So between higher contributions and lower pay-out percentages, I’ve given you two and a half times the number of years you originally calculated. And assuming you retire at 70, giving you payments until you’re 91 years old is probably going to cover the rest of your life.

    But, all of this is a little bit of smoke and mirrors to some extent. The ultimate truth is that compound interest will never equal your employment contributions, which means your retirement annuity fund will always be operating at a loss in this simplified model. So juicing the numbers (raise contributions and lower pay-out, like Texas does) only buys you more time until the money runs out. The hope is that it buys you enough time to cover the remainder of your life.

    But all similar pension systems rely on current workers. That does not make it a pyramid (A.K.A. ponzi) scheme. I’ve misplaced the link with exact data, but Texas has roughly twice as many state employees as state retirees. Much hoo-hah has been made about the Baby Boomer generation being larger than the one following it, but (1) that’s a statistical anomaly, and (2) it’s not bigger than the 3 or 4 combined generations following it, all of which will be working while the Boomers are retired. In normal years the number of new retirees minus the number of retirees who die minus the number of new workers contributing to the system all balance out. This is actually true of Social Security even. In the case of the Texas state pension system, we’re operating at a surplus because of these factors I’ve described.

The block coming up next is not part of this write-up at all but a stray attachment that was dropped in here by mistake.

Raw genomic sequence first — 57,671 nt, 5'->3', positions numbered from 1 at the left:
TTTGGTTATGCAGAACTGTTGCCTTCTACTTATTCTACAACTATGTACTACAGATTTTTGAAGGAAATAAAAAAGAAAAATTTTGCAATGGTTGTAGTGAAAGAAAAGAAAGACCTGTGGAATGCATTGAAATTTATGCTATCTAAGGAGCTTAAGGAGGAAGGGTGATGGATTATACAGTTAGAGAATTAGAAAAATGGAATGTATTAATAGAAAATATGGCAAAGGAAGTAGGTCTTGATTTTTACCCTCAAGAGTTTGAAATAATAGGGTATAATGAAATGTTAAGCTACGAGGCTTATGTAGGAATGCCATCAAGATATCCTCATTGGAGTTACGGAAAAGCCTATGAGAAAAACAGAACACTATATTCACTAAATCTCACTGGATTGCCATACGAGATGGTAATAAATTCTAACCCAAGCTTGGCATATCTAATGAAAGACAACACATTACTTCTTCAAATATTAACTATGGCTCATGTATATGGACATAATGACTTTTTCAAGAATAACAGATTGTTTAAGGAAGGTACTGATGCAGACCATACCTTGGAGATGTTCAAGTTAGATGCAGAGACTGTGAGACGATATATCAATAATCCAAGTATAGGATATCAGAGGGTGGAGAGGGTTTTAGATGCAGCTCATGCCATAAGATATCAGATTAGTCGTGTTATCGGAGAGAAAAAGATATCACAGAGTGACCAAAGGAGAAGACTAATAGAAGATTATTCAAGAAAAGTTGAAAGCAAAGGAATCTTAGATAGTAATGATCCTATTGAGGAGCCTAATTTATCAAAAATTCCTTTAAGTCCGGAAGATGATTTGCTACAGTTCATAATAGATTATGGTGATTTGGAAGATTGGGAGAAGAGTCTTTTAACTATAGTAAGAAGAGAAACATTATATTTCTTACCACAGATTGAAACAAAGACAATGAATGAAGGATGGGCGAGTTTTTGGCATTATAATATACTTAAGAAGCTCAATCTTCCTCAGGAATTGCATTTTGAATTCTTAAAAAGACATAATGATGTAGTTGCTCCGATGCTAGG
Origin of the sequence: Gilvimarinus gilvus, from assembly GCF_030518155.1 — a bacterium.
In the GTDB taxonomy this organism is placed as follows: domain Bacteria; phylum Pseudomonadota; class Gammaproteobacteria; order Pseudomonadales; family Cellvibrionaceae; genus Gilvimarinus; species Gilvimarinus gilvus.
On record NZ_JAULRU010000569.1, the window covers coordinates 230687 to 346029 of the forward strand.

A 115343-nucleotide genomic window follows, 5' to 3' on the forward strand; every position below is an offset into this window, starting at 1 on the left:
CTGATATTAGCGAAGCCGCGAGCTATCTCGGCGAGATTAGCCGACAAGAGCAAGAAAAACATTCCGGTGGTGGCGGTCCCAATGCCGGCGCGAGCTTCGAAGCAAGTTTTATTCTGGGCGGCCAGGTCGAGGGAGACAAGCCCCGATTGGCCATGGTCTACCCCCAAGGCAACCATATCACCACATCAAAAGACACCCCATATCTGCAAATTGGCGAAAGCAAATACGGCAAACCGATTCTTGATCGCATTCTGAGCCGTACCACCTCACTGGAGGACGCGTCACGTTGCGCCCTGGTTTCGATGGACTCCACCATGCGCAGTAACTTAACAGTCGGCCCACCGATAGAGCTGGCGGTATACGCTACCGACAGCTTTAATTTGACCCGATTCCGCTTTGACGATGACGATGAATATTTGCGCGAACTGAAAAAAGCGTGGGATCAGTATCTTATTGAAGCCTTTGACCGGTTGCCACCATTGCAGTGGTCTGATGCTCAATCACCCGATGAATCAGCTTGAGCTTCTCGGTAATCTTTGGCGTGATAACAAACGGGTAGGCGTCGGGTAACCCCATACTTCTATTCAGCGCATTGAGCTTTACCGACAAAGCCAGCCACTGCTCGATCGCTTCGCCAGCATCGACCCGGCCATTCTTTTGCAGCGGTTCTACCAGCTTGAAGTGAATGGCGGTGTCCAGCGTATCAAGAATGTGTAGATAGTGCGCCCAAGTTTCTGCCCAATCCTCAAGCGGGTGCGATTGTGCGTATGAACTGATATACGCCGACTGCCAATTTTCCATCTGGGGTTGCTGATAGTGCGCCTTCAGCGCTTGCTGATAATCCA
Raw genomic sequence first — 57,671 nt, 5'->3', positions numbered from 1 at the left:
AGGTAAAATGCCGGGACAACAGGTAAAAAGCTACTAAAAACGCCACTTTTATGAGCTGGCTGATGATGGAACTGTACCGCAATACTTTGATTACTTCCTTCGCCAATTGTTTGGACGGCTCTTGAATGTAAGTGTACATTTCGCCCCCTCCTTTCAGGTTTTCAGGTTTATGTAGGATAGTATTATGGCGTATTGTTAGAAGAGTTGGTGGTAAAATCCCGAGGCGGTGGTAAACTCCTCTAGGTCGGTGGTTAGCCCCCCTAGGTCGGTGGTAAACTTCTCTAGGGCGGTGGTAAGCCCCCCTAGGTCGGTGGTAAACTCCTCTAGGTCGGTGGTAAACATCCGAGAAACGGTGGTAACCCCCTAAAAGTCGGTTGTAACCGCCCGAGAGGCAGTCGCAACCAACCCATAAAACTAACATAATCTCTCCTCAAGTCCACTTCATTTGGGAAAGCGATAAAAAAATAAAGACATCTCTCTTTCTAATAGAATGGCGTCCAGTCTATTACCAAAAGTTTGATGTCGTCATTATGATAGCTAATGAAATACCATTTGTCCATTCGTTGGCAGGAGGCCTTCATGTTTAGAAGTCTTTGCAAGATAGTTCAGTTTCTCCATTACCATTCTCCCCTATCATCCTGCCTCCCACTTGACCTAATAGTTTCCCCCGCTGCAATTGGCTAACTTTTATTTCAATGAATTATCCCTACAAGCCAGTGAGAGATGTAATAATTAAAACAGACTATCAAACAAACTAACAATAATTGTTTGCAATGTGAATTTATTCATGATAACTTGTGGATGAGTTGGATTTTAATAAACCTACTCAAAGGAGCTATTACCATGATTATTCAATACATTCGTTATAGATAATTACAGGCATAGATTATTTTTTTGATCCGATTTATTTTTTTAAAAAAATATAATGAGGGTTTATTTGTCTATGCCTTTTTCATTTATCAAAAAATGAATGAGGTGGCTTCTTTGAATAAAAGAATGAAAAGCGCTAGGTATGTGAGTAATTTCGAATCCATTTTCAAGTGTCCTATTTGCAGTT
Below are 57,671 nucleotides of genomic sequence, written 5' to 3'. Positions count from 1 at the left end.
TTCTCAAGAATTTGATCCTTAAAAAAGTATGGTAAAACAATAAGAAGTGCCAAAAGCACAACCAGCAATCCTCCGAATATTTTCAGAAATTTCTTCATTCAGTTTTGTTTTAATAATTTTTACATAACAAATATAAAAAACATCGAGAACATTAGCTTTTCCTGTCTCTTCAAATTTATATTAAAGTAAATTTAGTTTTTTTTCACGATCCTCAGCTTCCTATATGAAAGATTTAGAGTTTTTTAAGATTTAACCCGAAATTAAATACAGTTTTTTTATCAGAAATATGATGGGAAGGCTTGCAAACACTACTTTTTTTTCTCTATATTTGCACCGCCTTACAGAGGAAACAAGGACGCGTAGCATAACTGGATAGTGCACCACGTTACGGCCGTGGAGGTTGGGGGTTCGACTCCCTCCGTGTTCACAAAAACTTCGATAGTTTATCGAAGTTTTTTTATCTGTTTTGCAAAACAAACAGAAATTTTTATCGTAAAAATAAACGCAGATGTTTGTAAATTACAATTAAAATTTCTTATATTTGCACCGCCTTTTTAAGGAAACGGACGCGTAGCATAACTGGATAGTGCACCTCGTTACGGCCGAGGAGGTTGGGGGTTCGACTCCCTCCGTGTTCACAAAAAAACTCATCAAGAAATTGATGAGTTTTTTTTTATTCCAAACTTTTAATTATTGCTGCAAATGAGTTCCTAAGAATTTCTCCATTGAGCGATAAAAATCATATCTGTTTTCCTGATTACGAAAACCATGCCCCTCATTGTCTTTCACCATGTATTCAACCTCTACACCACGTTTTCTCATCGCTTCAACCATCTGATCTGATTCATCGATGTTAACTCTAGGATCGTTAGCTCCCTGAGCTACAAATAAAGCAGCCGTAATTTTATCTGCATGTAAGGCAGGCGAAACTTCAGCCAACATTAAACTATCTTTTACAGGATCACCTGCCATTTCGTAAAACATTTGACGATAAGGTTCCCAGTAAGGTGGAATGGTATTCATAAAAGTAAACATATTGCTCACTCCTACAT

The average retirement age is 62, and the average age of death for a retiree is a little over 80. Which means we just need the system to cover you for 18-19 years. The one in Texas is designed to cover you for about 21. For the folks who make it past that time-frame, we have an ever-growing state workforce to contribute to the trust fund.